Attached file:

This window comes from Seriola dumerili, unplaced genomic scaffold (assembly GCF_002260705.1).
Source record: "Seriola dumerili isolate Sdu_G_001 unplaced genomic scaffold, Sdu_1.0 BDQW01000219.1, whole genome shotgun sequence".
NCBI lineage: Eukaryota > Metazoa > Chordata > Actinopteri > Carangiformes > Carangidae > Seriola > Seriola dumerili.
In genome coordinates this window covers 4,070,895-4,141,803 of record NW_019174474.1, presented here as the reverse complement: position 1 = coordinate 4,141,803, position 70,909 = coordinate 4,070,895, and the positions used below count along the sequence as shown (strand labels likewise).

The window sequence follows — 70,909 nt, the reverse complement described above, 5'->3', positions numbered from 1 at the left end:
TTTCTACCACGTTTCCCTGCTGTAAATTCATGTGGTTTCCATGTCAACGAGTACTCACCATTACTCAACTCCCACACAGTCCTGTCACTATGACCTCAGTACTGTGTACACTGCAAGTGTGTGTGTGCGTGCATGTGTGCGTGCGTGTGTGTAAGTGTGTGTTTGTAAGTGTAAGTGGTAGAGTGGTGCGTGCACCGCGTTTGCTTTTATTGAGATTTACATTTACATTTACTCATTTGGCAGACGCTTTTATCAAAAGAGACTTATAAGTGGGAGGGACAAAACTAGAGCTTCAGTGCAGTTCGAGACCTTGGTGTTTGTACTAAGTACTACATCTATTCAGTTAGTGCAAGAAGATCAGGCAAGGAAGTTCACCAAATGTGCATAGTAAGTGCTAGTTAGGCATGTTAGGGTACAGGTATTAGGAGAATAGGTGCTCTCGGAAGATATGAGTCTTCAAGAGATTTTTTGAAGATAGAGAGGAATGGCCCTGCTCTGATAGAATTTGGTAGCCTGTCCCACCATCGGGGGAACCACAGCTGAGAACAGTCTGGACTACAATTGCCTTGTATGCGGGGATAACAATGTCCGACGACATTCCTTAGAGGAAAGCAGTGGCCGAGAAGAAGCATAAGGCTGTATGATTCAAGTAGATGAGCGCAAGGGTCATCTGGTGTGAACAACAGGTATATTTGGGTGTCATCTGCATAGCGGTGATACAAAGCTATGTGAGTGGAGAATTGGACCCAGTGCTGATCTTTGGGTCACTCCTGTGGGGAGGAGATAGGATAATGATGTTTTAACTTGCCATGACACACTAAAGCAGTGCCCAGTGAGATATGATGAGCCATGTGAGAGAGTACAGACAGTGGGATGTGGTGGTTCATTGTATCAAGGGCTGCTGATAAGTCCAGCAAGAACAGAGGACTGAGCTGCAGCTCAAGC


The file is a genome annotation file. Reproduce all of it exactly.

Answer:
This window comes from Seriola dumerili, unplaced genomic scaffold (assembly GCF_002260705.1).
Source record: "Seriola dumerili isolate Sdu_G_001 unplaced genomic scaffold, Sdu_1.0 BDQW01000219.1, whole genome shotgun sequence".
NCBI lineage: Eukaryota > Metazoa > Chordata > Actinopteri > Carangiformes > Carangidae > Seriola > Seriola dumerili.
In genome coordinates this window covers 4,070,895-4,141,803 of record NW_019174474.1, presented here as the reverse complement: position 1 = coordinate 4,141,803, position 70,909 = coordinate 4,070,895, and the positions used below count along the sequence as shown (strand labels likewise).

The window sequence follows — 70,909 nt, the reverse complement described above, 5'->3', positions numbered from 1 at the left end:
TTTCTACCACGTTTCCCTGCTGTAAATTCATGTGGTTTCCATGTCAACGAGTACTCACCATTACTCAACTCCCACACAGTCCTGTCACTATGACCTCAGTACTGTGTACACTGCAAGTGTGTGTGTGCGTGCATGTGTGCGTGCGTGTGTGTAAGTGTGTGTTTGTAAGTGTAAGTGGTAGAGTGGTGCGTGCACCGCGTTTGCTTTTATTGAGATTTACATTTACATTTACTCATTTGGCAGACGCTTTTATCAAAAGAGACTTATAAGTGGGAGGGACAAAACTAGAGCTTCAGTGCAGTTCGAGACCTTGGTGTTTGTACTAAGTACTACATCTATTCAGTTAGTGCAAGAAGATCAGGCAAGGAAGTTCACCAAATGTGCATAGTAAGTGCTAGTTAGGCATGTTAGGGTACAGGTATTAGGAGAATAGGTGCTCTCGGAAGATATGAGTCTTCAAGAGATTTTTTGAAGATAGAGAGGAATGGCCCTGCTCTGATAGAATTTGGTAGCCTGTCCCACCATCGGGGGAACCACAGCTGAGAACAGTCTGGACTACAATTGCCTTGTATGCGGGGATAACAATGTCCGACGACATTCCTTAGAGGAAAGCAGTGGCCGAGAAGAAGCATAAGGCTGTATGATTCAAGTAGATGAGCGCAAGGGTCATCTGGTGTGAACAACAGGTATATTTGGGTGTCATCTGCATAGCGGTGATACAAAGCTATGTGAGTGGAGAATTGGACCCAGTGCTGATCTTTGGGTCACTCCTGTGGGGAGGAGATAGGATAATGATGTTTTAACTTGCCATGACACACTAAAGCAGTGCCCAGTGAGATATGATGAGCCATGTGAGAGAGTACAGACAGTGGGATGTGGTGGTTCATTGTATCAAGGGCTGCTGATAAGTCCAGCAAGAACAGAGGACTGAGCTGCAGCTCAAGC